Pear-shaped

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Pear
Pomological Watercolor POM00006921.jpg
A European pear, also known as the common pear.

Pear-shaped is a metaphorical term with several meanings, all in reference to the shape of a (European) pear, i.e. tapering towards the top.

Body shape[edit]

The comparison is more or less literal when the term is applied to people, where it means narrow at the shoulders and wide at the hips, a use that goes back to at least 1815,[1] and one that can have either positive connotations (as in Venus figurines) or negative, depending upon the context.

Voice[edit]

In the 20th century, another, more abstract use of the term evolved. When said of someone's voice, "pear-shaped" means rich and sonorous.[1] The Oxford English Dictionary (OED) dates this use to 1925.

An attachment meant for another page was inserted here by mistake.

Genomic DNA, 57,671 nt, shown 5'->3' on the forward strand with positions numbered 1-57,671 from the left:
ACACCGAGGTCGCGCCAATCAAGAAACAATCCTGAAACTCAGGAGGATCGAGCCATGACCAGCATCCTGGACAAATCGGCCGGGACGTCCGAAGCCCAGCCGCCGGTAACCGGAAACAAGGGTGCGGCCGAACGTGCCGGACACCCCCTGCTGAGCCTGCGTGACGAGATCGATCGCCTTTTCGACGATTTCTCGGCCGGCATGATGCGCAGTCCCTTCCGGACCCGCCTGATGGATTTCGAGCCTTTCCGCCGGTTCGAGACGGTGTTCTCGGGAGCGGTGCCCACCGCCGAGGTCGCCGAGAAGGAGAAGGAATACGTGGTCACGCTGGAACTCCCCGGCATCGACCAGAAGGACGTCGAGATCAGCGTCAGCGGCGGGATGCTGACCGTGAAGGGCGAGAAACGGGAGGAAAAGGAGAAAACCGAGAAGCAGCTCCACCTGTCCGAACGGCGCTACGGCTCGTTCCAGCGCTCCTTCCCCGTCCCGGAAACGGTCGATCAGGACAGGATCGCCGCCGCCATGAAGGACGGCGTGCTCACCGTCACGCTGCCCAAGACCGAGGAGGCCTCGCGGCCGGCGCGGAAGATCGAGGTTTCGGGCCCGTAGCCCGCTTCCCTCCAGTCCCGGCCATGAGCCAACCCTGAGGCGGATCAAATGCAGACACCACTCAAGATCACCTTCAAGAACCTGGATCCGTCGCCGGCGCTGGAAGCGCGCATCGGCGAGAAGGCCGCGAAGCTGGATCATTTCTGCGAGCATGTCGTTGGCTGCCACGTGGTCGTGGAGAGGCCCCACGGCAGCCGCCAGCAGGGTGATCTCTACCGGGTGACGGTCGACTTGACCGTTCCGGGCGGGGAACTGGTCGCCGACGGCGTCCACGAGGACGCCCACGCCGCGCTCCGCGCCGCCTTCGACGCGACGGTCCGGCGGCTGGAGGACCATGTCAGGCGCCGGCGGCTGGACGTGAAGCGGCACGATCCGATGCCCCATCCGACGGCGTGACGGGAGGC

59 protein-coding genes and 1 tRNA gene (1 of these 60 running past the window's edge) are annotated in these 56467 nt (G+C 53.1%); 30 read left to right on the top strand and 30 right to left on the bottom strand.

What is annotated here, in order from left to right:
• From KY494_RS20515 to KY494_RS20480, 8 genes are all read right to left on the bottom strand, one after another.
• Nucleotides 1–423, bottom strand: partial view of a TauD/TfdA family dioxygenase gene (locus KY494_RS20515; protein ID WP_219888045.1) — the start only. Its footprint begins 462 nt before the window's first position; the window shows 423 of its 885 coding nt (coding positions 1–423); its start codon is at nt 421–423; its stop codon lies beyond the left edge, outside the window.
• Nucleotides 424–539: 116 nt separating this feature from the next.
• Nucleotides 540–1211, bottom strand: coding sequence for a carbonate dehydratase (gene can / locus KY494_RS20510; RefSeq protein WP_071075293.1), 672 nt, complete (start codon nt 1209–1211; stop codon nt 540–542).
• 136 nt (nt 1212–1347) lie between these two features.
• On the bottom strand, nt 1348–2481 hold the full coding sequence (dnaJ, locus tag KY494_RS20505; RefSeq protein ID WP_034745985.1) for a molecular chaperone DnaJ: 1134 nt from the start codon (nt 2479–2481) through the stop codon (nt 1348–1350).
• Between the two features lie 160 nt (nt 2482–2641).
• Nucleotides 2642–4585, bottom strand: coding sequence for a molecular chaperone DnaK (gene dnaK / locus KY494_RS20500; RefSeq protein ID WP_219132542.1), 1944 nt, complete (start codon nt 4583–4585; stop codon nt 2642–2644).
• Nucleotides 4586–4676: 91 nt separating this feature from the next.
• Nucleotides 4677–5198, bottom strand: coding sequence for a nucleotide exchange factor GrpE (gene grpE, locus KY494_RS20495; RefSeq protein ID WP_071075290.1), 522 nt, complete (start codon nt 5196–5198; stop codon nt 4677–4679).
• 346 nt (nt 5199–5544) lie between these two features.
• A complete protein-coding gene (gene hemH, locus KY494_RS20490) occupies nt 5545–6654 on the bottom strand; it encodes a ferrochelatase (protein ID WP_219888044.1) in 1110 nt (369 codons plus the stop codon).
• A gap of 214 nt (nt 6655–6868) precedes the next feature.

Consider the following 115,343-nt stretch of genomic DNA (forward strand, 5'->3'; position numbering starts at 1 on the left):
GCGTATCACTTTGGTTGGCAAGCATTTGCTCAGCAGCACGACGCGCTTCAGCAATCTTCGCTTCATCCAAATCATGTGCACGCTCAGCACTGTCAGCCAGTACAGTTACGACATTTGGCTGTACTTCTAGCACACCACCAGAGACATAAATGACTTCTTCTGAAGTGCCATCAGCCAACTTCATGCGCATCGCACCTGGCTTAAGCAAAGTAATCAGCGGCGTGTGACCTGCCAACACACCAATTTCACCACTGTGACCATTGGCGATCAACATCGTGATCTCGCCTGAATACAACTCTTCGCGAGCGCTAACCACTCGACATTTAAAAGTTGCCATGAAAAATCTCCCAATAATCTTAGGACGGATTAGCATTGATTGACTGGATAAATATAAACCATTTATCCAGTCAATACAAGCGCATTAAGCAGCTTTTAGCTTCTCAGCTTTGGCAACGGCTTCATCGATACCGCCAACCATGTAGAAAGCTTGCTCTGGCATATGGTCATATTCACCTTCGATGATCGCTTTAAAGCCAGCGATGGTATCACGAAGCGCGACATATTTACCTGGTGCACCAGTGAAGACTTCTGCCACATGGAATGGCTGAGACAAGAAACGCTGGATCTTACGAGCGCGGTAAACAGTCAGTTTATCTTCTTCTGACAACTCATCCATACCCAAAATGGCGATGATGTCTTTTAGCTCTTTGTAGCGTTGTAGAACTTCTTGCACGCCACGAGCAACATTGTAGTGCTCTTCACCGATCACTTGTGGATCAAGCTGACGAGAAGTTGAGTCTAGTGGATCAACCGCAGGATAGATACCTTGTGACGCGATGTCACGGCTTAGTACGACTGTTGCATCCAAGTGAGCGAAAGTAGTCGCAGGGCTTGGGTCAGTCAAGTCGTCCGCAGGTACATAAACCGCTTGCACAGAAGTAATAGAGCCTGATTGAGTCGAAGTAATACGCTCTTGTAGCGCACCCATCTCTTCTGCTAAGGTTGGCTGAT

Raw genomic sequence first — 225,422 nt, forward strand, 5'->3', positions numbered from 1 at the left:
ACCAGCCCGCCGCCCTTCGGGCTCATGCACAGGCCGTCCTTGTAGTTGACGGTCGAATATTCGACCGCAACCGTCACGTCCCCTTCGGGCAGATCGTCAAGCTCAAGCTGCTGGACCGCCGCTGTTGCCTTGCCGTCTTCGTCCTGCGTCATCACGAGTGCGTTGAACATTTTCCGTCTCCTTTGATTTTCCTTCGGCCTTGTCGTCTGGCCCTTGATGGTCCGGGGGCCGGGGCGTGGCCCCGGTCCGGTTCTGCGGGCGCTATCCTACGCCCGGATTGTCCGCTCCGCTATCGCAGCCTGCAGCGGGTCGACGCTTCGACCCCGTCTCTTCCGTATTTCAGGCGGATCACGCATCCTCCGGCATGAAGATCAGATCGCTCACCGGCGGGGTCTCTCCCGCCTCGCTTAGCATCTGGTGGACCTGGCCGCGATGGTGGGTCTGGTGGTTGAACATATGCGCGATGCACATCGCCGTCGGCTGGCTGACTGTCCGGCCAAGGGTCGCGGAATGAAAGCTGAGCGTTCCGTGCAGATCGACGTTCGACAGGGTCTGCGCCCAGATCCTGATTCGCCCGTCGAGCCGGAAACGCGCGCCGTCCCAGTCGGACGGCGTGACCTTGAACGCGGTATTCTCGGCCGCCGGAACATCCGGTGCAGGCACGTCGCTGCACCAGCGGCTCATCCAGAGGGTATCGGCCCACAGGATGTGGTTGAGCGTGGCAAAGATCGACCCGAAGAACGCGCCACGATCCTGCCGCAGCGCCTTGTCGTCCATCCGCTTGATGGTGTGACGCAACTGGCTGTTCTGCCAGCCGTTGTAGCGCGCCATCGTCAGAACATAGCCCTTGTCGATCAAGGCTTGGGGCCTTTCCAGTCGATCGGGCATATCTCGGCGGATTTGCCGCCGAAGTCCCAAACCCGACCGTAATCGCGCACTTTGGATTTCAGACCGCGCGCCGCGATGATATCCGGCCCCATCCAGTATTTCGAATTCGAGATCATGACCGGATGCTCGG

Failure[edit]

The third meaning is mostly limited to the United Kingdom,[1], also Ireland, South Africa and Australasia.[citation needed] It describes a situation that went awry, perhaps horribly so. A failed bank robbery, for example, could be said to have "gone pear-shaped". The origin for this use of the term is in dispute. The OED cites its origin as within the Royal Air Force[1] as a cleaned-up alternative version of its phrase "tits-up" meaning completely broken or dead; as of 2018 the earliest citation there is a quote in the 1983 book Air War South Atlantic.[2]

Gallery[edit]

References[edit]

  1. ^ a b c d "pear-shaped". Oxford English Dictionary (3rd ed.). Oxford University Press. September 2005. (Subscription or UK public library membership required.)
  2. ^ Jeffrey L. Ethell, Alfred Price (1983). Air War South Atlantic. Sidgwick & Jackson. ISBN 0-283-99035-X.